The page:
(photo courtesy of Gail Poulin)
Yesterday, at our school, we held a Veteran’s Day Assembly in which our school community honored Ed Boruki, a veteran of Pearl Harbor and World War II and still driving and walking around at the age of 90. One of our teachers, a veteran himself who organizes the event each year, came up with the wonderful idea of dedicating our flagpole to Mr. Boruki.
There were about three dozen veterans from the town there, most of whom were related to students at our school. They all introduced themselves to our school, one at a time. It’s powerful to hear their voices, of where they served and in which branch of the military. Our music teacher has written original songs for the whole school to sing called “You are the Heroes” and “We Will Remember” and there was a special luncheon for the visitors. I think our school does Veteran’s Day right.
Our staff has just three veterans, as far as I know, and I happen to be one of them. I was an infantry soldier in the Army National Guard for much of my early adulthood. So, I was asked to give a speech about what Veteran’s Day means to me.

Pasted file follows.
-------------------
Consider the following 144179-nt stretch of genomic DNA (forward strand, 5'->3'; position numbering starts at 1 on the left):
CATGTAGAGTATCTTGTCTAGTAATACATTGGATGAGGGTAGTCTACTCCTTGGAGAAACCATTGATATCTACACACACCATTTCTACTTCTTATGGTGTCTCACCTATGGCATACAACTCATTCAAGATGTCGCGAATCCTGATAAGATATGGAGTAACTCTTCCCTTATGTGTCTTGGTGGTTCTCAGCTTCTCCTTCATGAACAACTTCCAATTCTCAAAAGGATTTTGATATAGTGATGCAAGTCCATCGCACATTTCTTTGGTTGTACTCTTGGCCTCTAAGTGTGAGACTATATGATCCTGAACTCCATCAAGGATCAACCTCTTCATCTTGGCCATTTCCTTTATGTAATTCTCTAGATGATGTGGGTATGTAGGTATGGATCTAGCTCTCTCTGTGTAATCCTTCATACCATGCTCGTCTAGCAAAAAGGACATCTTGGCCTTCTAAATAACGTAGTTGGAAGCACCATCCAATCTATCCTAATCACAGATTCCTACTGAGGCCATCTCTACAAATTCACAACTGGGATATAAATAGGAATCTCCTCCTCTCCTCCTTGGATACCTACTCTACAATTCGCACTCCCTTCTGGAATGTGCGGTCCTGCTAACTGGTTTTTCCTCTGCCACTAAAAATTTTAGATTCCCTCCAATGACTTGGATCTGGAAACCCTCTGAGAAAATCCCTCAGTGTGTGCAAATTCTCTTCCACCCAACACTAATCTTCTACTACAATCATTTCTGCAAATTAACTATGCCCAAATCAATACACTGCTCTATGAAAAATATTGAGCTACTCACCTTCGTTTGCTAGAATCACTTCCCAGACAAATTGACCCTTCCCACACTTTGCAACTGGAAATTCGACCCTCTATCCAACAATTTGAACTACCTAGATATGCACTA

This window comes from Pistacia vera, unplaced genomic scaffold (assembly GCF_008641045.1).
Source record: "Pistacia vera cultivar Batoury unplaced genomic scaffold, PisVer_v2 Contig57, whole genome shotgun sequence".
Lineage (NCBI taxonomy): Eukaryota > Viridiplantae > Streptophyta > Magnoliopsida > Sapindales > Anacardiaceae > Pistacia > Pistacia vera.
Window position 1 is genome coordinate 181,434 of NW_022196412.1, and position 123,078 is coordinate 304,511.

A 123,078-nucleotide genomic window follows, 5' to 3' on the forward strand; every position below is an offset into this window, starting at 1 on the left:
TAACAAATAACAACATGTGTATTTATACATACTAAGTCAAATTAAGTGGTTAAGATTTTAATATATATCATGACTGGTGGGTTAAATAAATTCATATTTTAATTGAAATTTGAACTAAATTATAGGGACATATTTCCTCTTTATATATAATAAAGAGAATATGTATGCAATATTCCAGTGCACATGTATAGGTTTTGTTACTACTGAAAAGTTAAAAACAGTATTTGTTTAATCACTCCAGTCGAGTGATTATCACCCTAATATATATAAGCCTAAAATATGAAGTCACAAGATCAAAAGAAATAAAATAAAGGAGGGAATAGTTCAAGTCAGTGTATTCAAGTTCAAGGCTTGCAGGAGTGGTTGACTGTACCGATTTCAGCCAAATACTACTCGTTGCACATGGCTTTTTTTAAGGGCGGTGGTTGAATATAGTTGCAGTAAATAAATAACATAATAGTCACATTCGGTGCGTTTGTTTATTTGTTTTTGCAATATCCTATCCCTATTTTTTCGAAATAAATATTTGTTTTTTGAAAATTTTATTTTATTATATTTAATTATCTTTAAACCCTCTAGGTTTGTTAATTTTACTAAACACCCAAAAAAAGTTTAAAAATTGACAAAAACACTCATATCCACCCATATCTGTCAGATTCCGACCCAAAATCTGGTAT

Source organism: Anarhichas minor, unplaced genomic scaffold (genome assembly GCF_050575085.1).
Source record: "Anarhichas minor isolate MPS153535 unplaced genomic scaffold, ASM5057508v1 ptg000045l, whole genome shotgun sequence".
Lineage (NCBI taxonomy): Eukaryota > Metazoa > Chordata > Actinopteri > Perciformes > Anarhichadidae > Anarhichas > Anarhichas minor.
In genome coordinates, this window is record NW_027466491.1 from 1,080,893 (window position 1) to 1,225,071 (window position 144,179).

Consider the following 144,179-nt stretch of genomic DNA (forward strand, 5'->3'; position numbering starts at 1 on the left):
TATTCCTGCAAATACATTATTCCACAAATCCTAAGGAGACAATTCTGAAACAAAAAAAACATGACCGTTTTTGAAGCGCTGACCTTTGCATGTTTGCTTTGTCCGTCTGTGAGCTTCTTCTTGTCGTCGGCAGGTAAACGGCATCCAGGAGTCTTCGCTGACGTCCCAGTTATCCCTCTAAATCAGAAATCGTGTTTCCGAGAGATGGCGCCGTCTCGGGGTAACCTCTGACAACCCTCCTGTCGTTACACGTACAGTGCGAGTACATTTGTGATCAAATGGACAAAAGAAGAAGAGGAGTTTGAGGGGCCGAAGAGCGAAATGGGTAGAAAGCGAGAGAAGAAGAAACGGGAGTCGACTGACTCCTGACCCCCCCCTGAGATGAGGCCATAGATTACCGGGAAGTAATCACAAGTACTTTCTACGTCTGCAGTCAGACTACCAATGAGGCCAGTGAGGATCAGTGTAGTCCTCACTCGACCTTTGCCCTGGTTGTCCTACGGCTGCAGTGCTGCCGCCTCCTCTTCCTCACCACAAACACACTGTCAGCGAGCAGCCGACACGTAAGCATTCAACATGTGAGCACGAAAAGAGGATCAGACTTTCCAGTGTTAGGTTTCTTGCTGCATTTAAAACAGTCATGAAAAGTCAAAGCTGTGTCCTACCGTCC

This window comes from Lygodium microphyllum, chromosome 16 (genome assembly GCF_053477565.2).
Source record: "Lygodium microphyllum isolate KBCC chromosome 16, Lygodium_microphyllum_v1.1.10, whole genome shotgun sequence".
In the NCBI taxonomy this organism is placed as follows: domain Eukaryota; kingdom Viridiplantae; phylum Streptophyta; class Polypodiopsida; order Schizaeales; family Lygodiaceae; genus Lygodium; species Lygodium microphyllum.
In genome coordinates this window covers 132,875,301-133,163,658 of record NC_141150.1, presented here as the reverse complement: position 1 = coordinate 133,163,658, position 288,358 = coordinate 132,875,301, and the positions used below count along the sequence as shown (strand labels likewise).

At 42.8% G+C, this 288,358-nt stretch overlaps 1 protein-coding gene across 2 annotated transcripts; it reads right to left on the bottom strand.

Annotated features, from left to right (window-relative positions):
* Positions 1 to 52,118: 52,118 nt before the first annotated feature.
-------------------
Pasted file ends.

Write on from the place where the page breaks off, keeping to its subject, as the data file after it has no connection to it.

I spent a lot of time with it, actually, trying to capture my thoughts about thanking veterans for their time served and some of my own experience in the military. I had it all printed out, and ready to go.
But we held the assembly outside on a crisp fall day. The wind was cranking, the volume on the PA system was low and the hundreds of students standing there could not be expected to pay close attention for long. So, I abandoned my script and ad-libbed the main parts of what I wanted to say. It went fine, and it was much shorter than I had originally planned as a result.
But I did record the original version as part of my writing revision process. I added some music in to it and figured I would share it out today, in honor of Veteran’s Day 2010.
Listen to the speech
Peace (in the sharing),
PS — See the blog post of my colleague, Gail Poulin, for some pictures and more information about the event.